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"After the night of the Daffodil Ball I just seemed to drift naturally into the habit of dropping in to see Helen on an occasional evening."
However in the omnibus edition we have:
"After the night at the cinema with Helen I just seemed to drift naturally into the habit of dropping in to see Helen on an occasional evening"
How dare they do this? I am extremely annoyed to have spent my money on these omnibus editions. I will now have to go to all lengths to get the original books which Amazon will not ship to New Zealand.
The American publishers think they know better than James Herriot how his stories should unfold. They are wrong.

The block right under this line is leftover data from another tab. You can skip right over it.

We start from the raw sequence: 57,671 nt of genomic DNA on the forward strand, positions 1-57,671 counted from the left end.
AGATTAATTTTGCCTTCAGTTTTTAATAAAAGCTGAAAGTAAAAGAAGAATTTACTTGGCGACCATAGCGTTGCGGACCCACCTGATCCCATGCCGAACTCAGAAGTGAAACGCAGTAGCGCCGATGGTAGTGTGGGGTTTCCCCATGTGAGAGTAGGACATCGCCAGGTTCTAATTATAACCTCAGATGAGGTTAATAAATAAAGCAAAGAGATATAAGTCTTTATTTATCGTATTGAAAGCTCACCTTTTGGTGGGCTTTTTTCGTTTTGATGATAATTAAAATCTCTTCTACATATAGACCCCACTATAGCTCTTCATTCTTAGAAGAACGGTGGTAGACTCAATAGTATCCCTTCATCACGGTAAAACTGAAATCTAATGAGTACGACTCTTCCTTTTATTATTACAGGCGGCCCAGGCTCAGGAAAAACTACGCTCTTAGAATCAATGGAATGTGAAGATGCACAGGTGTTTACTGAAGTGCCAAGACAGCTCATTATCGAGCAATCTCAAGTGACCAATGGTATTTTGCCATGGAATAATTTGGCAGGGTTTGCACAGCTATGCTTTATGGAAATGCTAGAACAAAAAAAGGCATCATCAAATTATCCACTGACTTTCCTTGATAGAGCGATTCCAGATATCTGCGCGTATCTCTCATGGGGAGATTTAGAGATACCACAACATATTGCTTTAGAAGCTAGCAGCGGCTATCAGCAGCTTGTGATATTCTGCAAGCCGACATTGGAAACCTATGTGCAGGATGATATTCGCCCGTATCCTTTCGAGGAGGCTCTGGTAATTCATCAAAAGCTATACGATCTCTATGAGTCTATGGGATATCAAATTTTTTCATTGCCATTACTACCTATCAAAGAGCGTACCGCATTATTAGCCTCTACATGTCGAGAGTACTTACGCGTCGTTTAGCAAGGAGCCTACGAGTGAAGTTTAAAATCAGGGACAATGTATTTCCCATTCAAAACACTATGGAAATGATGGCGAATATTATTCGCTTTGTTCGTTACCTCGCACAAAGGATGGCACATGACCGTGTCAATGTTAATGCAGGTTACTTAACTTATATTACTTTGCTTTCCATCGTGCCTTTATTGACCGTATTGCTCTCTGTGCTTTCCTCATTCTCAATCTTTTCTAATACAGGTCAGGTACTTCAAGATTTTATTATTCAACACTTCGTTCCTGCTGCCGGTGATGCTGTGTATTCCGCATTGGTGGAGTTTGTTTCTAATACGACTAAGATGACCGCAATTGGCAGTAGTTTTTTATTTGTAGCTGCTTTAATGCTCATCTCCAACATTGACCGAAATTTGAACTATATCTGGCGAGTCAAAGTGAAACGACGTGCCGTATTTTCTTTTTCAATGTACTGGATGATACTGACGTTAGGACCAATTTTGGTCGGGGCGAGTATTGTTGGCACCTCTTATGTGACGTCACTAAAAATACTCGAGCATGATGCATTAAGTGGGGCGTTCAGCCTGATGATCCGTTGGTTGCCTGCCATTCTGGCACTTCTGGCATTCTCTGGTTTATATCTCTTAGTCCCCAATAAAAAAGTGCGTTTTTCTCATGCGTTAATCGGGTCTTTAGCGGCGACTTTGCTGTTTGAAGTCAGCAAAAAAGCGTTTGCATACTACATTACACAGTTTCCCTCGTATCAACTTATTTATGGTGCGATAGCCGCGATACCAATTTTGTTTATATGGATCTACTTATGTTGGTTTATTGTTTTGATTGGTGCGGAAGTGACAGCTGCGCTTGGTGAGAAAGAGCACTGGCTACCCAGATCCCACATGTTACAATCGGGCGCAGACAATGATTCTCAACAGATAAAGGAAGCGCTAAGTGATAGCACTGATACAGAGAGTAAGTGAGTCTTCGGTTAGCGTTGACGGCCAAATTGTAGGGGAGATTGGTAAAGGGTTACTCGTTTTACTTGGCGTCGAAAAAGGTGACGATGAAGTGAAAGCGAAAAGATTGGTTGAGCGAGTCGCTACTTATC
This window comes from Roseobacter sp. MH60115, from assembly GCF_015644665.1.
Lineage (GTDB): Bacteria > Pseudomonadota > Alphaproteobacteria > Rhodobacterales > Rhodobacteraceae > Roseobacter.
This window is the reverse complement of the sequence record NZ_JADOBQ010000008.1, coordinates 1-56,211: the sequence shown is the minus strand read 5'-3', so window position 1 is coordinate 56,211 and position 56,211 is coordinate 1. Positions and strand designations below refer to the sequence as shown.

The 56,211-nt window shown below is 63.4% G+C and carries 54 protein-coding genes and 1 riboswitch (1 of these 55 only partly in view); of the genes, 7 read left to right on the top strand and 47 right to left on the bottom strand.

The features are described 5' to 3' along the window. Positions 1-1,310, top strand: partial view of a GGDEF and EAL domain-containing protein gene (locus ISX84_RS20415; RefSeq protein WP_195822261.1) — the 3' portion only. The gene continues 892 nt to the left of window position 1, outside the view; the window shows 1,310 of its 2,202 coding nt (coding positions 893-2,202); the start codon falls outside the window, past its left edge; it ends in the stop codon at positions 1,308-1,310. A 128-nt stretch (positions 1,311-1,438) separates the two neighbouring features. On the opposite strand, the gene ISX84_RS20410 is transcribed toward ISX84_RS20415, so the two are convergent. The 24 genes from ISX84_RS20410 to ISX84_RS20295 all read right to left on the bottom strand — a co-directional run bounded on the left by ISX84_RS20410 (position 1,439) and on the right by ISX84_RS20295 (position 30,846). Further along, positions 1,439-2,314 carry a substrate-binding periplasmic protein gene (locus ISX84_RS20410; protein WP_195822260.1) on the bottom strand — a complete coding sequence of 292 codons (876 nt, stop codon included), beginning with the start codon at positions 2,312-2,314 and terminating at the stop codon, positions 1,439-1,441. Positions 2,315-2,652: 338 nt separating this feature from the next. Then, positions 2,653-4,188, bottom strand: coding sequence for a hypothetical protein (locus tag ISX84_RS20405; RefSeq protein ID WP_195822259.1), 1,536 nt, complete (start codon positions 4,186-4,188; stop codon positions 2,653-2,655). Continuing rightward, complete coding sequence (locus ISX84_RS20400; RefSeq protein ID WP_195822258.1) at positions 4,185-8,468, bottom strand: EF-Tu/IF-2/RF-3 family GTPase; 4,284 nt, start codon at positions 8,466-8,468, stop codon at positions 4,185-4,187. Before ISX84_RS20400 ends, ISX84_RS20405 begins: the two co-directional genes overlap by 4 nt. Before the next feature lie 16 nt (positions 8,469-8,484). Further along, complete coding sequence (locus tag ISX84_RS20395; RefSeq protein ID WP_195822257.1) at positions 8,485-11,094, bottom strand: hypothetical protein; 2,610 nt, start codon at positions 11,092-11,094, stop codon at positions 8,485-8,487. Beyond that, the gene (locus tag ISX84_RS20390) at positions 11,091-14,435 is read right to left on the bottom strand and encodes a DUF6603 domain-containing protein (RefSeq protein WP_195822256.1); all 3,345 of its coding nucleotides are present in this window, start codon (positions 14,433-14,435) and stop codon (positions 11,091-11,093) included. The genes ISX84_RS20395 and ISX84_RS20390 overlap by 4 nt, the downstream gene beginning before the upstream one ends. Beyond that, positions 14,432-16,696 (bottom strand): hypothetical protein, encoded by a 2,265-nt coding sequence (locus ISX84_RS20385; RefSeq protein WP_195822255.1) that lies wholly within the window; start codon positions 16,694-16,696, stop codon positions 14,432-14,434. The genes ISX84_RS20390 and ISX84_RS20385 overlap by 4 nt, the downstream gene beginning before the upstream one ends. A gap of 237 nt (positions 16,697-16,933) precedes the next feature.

The book opens (after a brief chapter taking place several months later) with James arriving in Yorkshire, to be the assistant to the eccentric but kindly Siegfried Farnon (yes, that is his name). He becomes accustomed to Siegfried, Siegfried's mischievous younger brother Tristan (yes, that is his name), and the gruff, kindly farmers who eke out a living in the Yorkshire Dales. Pampered pooches who are spoiled rotten, savage pigs who chase Tristan around the farm, a nightmarishly strict secretary who drives Siegfried up the wall, James's car-with-no-brakes, cows running on three cylinders, a sadistic vet who makes James wear a rubber bodysuit, and an elderly, immensely wealthy widow who adopts a pig. And through this, James falls in love with the beautiful Helen Alderson and worms his way into the trust of the farmers.